8) Even the players who had miscues (such as Manning’s coverage on the first goal) or those who simply didn’t have good night (such as Grossmann) kept battling after miscues. Manning settled in fine as the game went along and otherwise gave the Flyers wanted they wanted from his 14:08 of ice time. Grossmann, who somehow was not credited with any blocked shots on this night despite two obvious blocks, registered five credited hits to tie with Luke Schenn for the game high.

On Saturday night, the Flyers complete their two-game road trip to Florida as they open their November schedule. The club will be in Sunrise to take on the Florida Panthers. Thereafter, the Flyers return home for three games next week.


Shortly after last night’s game ended, the Flyers officially announced that they had signed unrestricted free agent defenseman Carlo Colaiacovo to a contract for the rest of this season. The 31-year-old is a veteran of 401 NHL games over 11 seasons.

At one time, the former Toronto first-round pick (2001) was an effective two-way NHL defenseman with strong puck-moving ability and good mobility. Chronic injuries have taken a big bite out of his effectiveness.

Most recently, Colaiacovo played in the NHL for the St. Louis Blues, where he posted a goal and three assists for four points in 25 games last season. He spent parts of five seasons with the Blues after being acquired along with Alex Steen in exchange for Lee Stempniak. He also spent a part of the 2012-13 season with Detroit, appearing in six games, before re-signing with St. Louis before last season.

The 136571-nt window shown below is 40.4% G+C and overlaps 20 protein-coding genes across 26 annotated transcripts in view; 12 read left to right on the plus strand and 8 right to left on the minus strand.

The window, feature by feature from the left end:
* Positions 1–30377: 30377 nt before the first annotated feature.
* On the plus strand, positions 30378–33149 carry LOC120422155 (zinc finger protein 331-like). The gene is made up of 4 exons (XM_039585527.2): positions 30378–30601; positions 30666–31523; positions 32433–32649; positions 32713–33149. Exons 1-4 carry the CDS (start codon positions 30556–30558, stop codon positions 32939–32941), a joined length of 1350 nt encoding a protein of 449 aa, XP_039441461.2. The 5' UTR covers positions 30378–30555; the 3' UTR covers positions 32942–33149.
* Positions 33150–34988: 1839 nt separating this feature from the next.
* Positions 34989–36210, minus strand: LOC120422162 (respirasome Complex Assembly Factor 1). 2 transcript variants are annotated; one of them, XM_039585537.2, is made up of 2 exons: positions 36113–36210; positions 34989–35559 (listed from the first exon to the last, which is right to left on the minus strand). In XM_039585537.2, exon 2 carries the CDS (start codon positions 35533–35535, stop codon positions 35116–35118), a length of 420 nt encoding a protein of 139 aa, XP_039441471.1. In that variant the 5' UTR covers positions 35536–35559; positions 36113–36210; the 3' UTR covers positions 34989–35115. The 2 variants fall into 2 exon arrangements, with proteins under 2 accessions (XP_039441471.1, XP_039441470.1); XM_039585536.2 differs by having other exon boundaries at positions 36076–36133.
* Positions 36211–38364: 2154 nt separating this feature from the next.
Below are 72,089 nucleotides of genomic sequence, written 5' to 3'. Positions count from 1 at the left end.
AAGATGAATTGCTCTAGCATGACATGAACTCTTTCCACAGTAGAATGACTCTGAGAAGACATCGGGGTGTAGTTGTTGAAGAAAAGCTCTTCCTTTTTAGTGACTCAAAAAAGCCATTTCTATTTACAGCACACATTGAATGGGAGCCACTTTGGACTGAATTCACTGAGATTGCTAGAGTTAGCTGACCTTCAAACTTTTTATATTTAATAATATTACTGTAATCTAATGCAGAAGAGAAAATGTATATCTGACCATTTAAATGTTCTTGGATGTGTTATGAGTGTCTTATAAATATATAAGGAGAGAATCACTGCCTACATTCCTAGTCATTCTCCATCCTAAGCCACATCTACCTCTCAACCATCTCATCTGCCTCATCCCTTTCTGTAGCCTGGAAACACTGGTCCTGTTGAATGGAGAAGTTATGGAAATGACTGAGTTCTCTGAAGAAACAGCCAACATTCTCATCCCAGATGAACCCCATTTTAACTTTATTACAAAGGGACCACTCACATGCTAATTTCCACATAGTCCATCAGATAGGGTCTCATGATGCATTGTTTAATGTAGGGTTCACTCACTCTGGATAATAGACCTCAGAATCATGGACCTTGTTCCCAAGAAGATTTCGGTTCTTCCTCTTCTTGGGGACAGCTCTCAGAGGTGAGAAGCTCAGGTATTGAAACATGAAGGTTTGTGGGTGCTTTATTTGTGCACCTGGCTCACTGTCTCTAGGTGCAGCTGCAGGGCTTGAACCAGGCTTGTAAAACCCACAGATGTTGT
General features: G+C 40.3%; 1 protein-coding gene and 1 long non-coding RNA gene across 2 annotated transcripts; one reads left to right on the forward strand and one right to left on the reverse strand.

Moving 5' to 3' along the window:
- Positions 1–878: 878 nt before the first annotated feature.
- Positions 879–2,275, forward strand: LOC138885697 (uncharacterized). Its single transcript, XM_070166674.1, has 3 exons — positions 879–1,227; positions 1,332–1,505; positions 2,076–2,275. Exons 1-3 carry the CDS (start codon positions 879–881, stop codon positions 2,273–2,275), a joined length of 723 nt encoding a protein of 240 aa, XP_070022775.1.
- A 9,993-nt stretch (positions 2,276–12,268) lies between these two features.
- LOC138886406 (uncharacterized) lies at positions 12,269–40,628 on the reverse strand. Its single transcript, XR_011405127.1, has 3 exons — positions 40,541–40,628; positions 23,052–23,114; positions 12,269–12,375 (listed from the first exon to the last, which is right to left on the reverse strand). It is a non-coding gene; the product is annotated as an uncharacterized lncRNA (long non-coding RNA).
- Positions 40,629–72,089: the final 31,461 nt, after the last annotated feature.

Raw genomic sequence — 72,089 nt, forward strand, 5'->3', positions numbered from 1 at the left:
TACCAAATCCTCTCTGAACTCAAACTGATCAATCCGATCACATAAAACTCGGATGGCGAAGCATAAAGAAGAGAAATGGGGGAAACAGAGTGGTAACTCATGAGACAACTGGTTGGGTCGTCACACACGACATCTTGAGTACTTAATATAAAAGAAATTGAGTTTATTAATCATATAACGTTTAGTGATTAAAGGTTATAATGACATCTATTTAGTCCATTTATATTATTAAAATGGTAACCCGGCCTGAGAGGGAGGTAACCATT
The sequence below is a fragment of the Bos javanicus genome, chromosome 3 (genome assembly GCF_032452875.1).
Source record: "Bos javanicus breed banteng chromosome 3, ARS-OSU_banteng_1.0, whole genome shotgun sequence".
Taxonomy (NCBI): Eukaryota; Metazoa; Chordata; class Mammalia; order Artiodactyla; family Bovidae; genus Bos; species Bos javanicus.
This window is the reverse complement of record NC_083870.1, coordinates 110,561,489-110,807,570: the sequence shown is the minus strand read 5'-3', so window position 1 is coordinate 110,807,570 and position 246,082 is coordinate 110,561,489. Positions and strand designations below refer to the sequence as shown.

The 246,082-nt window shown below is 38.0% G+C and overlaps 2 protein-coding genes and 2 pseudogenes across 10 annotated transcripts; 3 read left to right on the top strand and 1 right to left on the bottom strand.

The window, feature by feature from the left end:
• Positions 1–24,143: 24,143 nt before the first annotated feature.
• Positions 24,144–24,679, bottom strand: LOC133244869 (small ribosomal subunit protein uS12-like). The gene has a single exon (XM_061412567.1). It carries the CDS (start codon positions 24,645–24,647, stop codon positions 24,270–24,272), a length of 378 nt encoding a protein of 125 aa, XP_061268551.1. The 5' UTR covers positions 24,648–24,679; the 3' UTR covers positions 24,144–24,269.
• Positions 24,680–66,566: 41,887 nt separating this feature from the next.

Colaiacovo did not appear in training camp with any NHL team this September as he remained unsigned on the unrestricted free agent market. As such, it may be difficult for him to simply jump into game action with the Flyers despite the absences of Braydon Coburn (left foot injury) and Andrew MacDonald (lower body injury) that precipitated his signing.

At some point in the near future, the Flyers will return Shayne Gostisbehere (a healthy scratch) and Brandon Manning to the AHL’s Lehigh Valley Phantoms. It remains to be seen if the move is made ahead of the mini road trip’s conclusion tomorrow night in Sunrise, FL. However, it’s a virtual cinch that Gostisbehere will be back with the Phantoms by early next week at the latest.

While highly touted offensive defenseman prospect Gostisbehere is a native of nearby Margate, FL and would no doubt be very excited to appear in a game against the team he grew up rooting for, that cannot be the basis for Craig Berube’s lineup decision or Ron Hextall’s roster move. The more experienced Manning played well enough overall last night — and got a few more minutes of ice time, especially at five-on-five, than Gostisbehere got in his first two NHL games — to deserve to slot as the sixth defenseman for the Panthers game.


The Flyers Alumni will be in action tomorrow night in a benefit game at the Oaks Center Ice Hockey Rink (100 Pennco Road) in Oaks, PA, playing against the Blueliners Hockey Club. Game time is 7:30 p.m. EDT. Adult tickets cost $15 with proceeds going to the Montgomery County Hero Fund. Admission is free for children under 12.

Participating Flyers Alumni are likely to include the likes of HockeyBuzz’s Brad Marsh (who is visiting family in the Delaware Valley this weekend) as well as team regulars such as Brian Propp, Todd “Fridge” Fedoruk, Joe Watson, Bob “the Hound” Kelly and Ray Allison. Other potential participants include former farm team fan favorites Frank “the Animal” Bialowas, Mitch Lamoureaux and Pete Zingoni with former Hershey Bears and Washington Capitals netminder Dave Parro in goal.

The purpose of the Montgomery County Hero Fund is to support the families of local policemen, firemen, military personnel, paramedics and other first responders in the event of tragedy. As the organization says in its mission statement, the fund exists to “immediately guarantee that the acts of a Hero will never be forgotten and that we will always rise to the challenge of making sure sacrifice in the line of duty will never be in vain.”